Sarah Everard’s killer Wayne Couzens swapped ‘vile’ racist, sexist and homophobic WhatsApp messages with other officers now under criminal investigation as ex-chief constable says police are ‘institutionally misogynistic’
Wayne Couzens exchanged misogynistic, racist and homophobic texts with his police colleagues who are now facing a criminal investigation, it has been claimed.
Five serving officers, three of whom work for the Met, and one former officer, allegedly shared horrific content with Sarah Everard’s killer on a WhatsApp group months before the murder.
After his arrest in March, detectives found ‘vile’ messages on his phone with his police colleagues, according to The Times.
Aside from the three serving officers working for the Met, one under investigation is from the Civil Nuclear Constabulary and another works for Norfolk Constabulary.
The former officer was also previously with the Met.
When Sue Fish, a former chief constable of Nottinghamshire, was asked on Times Radio if she believed the police force was institutionally misogynistic, she replied: ‘Yes, I do. And that’s not just the Metropolitan Police, that’s policing, structurally, across the country.’
The police watchdog is investigating the conduct of 15 officers and one former officer linked to the Sarah Everard (pictured) case
Three of the serving officers under investigation work for the Metropolitan Police, run by under-fire Dame Cressida Dick
The Independent Police Complaints Commission said in a statement: ‘They are being investigated for gross misconduct for allegedly sending messages of a discriminatory and/or inappropriate nature, and for allegedly failing to challenge the messages sent by the others.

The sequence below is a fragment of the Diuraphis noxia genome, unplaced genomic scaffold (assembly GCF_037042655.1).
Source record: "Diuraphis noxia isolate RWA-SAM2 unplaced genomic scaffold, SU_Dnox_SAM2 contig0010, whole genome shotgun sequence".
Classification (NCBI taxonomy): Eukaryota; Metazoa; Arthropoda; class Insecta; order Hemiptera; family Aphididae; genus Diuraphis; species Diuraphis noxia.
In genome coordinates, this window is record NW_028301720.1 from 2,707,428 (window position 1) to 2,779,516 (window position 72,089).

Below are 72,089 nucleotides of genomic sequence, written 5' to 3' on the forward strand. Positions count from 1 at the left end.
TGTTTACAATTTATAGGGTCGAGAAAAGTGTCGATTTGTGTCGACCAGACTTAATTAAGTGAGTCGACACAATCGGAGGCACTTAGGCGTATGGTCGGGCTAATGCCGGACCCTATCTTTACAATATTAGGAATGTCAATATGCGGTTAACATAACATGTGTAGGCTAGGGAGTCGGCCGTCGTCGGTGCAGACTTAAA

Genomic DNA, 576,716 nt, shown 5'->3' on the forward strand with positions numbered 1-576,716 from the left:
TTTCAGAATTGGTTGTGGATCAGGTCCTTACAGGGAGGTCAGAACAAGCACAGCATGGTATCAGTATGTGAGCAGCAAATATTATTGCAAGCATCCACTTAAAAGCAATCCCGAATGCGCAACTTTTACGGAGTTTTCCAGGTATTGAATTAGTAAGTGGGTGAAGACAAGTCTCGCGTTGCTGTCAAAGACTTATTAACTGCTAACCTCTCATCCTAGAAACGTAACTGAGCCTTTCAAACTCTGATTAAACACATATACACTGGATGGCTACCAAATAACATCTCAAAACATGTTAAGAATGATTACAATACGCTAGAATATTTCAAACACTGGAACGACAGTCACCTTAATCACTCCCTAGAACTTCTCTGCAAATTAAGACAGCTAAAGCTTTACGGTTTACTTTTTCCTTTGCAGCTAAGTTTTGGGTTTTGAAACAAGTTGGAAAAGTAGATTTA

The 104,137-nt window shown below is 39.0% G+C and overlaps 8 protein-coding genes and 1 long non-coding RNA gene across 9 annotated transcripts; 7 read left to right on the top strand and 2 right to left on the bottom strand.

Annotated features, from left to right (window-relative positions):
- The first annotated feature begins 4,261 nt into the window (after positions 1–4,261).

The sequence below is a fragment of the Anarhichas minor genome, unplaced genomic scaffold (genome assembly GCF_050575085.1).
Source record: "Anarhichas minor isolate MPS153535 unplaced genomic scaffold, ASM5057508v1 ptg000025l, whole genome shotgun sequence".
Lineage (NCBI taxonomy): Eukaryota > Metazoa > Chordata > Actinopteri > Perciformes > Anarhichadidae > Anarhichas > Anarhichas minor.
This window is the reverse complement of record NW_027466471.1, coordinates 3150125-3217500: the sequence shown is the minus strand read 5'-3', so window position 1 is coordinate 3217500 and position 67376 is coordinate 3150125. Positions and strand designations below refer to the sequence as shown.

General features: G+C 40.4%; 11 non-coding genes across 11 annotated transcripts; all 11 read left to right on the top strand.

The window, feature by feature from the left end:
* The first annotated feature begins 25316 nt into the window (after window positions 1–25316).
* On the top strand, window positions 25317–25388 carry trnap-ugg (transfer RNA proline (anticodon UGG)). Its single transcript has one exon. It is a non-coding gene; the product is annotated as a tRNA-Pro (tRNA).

‘Two of the MPS officers and the former MPS officer have also been notified that they are being criminally investigated for improper use of the public electronic communications network under Section 127 of the Communications Act.
‘Criminal or gross misconduct investigations do not necessarily mean that charges or disciplinary proceedings will follow.’
The police watchdog is investigating the conduct of a total of 15 officers and a former officer linked to the Ms Everard case.
Wayne Couzens exchanged misogynistic, racist and homophobic texts with his police colleagues who are now facing a criminal investigation, it has been reported
Asked earlier whether Couzens was a ‘bad apple’ in the police or an extreme example of an institutional problem, Metropolitan Police Assistant Commissioner Nick Ephgrave said: ‘I’m wrestling with that myself.’
FEAR THAT STOPS US NAMING MALE PCS
A former Scotland Yard chief superintendent said female officers were afraid to report male colleagues for misconduct due to fears their calls for help would be ignored if they were assaulted on the street.
Parm Sandhu, 58, also called for Metropolitan Police Commissioner Cressida Dick to resign over the Couzens case because the force needed a leader who was not afraid of ‘turning over those stones and finding those awful reptiles underneath it’.
Parm Sandhu (pictured), 58, said female officers were afraid to report male colleagues for misconduct